Adequate state regulatory regimes for oil and natural gas drilling are in place, but it still takes compliant operators -- and knowledgeable regulators -- to ease public concerns about safety and environmental risks, ExxonMobil Corp. CEO Rex Tillerson said last Wednesday.
Several shareholders questioned Tillerson during the company’s annual meeting in Dallas about what more could be done to placate concerns about the impacts from unconventional drilling.
"I think all the elements are being put in place," both through state regimes and through industry group standards, he said. It's more a question of "how do you lift the performance of those that may not be rigidly and rigorously applying the standards that we know. If those standards are followed, you're not going to have any issues and problems. I think that comes with enforcing the regulations," not adding more. If the rules now in place aren't being followed, the state regulators "need to deal with that."
Getting fellow exploration and production companies to follow the rules would "lift the performance of the entire industry," he said. ExxonMobil attempts to do that through partnerships with other operators.
"Within the industry, a lot of us are in joint ventures, where we own a piece of the acreage and someone else owns a piece," Tillerson said. In those situations, whether ExxonMobil is the operator or not, it still is able to hold its partners "accountable" to adhering to the rules.
The supermajor isn't only playing follow the leader; it also is working to ensure individual state regulators understand what drilling is all about. ExxonMobil has partnered with General Electric in a joint $2 million funding program at state universities in Texas, Oklahoma, Colorado and Pennsylvania to train regulators about the drilling process (see Shale Daily, March 9, 2012). Those programs provide a better understanding for the way the industry works, at least the way ExxonMobil wants it to work.
"That is the best way to lift the competitiveness of all the others," said the CEO.
Educating the public and regulators about how important energy is in their lives remains a paramount effort of ExxonMobil.
"A large portion of our efforts over the last two to three years have been to begin to elevate the public's awareness of how important energy is in their daily lives, in order to have them be willing to engage in a next level of conversation about why these things are important and why these issues are important...It is one of our great challenges: how to engage the public broadly in issues that are often times complicated and mysterious to them. I can assure you we do not shrug from that..."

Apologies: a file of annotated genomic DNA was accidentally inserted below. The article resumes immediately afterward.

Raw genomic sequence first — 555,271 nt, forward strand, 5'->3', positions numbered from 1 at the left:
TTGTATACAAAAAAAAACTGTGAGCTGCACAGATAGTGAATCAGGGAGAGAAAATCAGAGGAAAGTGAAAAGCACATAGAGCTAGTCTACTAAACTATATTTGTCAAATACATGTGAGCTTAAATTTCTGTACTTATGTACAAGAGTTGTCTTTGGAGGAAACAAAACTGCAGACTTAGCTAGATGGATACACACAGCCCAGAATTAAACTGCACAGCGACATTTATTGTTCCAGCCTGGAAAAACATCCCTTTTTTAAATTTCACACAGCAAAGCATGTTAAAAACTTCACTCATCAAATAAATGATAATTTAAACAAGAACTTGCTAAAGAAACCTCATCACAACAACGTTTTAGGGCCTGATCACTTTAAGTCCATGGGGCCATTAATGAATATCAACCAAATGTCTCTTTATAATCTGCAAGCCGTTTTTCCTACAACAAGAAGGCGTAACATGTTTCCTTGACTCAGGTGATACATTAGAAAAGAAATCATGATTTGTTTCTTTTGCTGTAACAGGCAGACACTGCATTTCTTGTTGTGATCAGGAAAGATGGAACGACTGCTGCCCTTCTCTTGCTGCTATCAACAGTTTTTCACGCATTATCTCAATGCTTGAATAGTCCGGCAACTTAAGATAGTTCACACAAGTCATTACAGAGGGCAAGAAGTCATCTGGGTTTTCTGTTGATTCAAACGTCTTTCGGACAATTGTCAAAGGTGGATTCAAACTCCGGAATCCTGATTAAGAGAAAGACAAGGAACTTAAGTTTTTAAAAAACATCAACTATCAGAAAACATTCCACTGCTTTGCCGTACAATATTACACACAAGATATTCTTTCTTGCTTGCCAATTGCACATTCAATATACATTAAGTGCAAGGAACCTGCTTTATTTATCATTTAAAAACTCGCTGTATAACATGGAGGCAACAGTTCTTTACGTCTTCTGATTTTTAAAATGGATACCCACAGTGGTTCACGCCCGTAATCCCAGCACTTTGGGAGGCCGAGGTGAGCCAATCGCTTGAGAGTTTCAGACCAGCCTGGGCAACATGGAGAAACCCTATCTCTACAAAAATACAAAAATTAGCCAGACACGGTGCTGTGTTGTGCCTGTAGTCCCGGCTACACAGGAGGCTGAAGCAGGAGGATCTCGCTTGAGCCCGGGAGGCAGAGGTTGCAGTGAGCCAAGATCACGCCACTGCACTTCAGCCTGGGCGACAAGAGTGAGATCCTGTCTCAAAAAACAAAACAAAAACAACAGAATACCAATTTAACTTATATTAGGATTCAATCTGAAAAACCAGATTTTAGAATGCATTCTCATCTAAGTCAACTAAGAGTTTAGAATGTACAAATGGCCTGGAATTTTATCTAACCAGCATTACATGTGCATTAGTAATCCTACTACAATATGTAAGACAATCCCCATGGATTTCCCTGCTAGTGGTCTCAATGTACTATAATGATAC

ExxonMobil has a speakers' bureau that goes to local communities to talk with various Kiwanis and Rotary clubs, parent teacher associations and chambers of commerce. The speakers "know the business better than anyone in order to put that face out there to engage with local communities and address the concerns and questions they have. That's an effort we'll continue. But it's something that we just have to continue to work at daily. And it is always a bit of a judgment of where do you want to set the dial on trying to help people understand this."
More still needs to be done to help convey that message of responsibility to the general public. For ExxonMobil, a major initiative is water maintenance. On that front, ExxonMobil engineers have been advancing recycling water levels used in drilling and completion activities in all of the onshore basins.
"That's probably the quickest thing we can do in areas like Pennsylvania, where people's concern is much not so much about the water supply [but] about the water disposal," said Tillerson. Elsewhere, like in drought-plagued Texas, water recycling/reuse has become "keenly important," and major efforts are in place in West Texas, where Permian Basin operations are ongoing, and in the Eagle Ford Shale in South Texas.
ExxonMobil also is working on different types of drilling and completion technologies, particularly for fracturing, that won't require water. "There are a number of processes that we evaluate," but so far, they haven't proved cost effective. "There's more work needed to advance those, and they may yet become more attractive, particularly in areas where water cost are extremely high."